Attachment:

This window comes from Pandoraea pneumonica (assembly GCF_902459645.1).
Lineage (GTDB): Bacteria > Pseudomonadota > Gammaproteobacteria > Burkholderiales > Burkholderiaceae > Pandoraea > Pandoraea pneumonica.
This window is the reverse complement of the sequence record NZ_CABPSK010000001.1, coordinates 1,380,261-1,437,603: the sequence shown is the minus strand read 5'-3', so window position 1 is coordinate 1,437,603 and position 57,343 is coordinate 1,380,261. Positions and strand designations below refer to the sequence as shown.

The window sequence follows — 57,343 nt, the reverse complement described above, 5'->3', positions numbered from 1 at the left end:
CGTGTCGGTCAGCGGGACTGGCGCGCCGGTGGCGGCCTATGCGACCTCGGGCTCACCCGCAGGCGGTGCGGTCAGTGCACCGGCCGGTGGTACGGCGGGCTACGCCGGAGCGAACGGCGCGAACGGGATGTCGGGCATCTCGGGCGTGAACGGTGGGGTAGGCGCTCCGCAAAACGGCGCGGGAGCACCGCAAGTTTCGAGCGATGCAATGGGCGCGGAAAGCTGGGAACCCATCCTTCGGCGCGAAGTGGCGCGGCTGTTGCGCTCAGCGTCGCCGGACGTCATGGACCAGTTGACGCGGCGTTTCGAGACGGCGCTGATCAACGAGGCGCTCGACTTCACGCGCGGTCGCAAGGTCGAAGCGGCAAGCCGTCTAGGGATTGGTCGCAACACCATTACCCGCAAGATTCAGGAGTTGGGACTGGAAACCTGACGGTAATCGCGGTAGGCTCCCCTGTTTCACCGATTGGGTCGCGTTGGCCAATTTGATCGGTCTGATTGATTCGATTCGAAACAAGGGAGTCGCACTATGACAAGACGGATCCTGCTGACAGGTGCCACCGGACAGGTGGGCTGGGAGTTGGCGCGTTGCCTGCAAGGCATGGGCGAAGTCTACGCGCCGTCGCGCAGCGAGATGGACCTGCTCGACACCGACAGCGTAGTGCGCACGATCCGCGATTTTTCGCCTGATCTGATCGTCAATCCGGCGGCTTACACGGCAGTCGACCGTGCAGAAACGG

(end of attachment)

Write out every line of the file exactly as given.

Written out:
This window comes from Pandoraea pneumonica (assembly GCF_902459645.1).
Lineage (GTDB): Bacteria > Pseudomonadota > Gammaproteobacteria > Burkholderiales > Burkholderiaceae > Pandoraea > Pandoraea pneumonica.
This window is the reverse complement of the sequence record NZ_CABPSK010000001.1, coordinates 1,380,261-1,437,603: the sequence shown is the minus strand read 5'-3', so window position 1 is coordinate 1,437,603 and position 57,343 is coordinate 1,380,261. Positions and strand designations below refer to the sequence as shown.

The window sequence follows — 57,343 nt, the reverse complement described above, 5'->3', positions numbered from 1 at the left end:
CGTGTCGGTCAGCGGGACTGGCGCGCCGGTGGCGGCCTATGCGACCTCGGGCTCACCCGCAGGCGGTGCGGTCAGTGCACCGGCCGGTGGTACGGCGGGCTACGCCGGAGCGAACGGCGCGAACGGGATGTCGGGCATCTCGGGCGTGAACGGTGGGGTAGGCGCTCCGCAAAACGGCGCGGGAGCACCGCAAGTTTCGAGCGATGCAATGGGCGCGGAAAGCTGGGAACCCATCCTTCGGCGCGAAGTGGCGCGGCTGTTGCGCTCAGCGTCGCCGGACGTCATGGACCAGTTGACGCGGCGTTTCGAGACGGCGCTGATCAACGAGGCGCTCGACTTCACGCGCGGTCGCAAGGTCGAAGCGGCAAGCCGTCTAGGGATTGGTCGCAACACCATTACCCGCAAGATTCAGGAGTTGGGACTGGAAACCTGACGGTAATCGCGGTAGGCTCCCCTGTTTCACCGATTGGGTCGCGTTGGCCAATTTGATCGGTCTGATTGATTCGATTCGAAACAAGGGAGTCGCACTATGACAAGACGGATCCTGCTGACAGGTGCCACCGGACAGGTGGGCTGGGAGTTGGCGCGTTGCCTGCAAGGCATGGGCGAAGTCTACGCGCCGTCGCGCAGCGAGATGGACCTGCTCGACACCGACAGCGTAGTGCGCACGATCCGCGATTTTTCGCCTGATCTGATCGTCAATCCGGCGGCTTACACGGCAGTCGACCGTGCAGAAACGG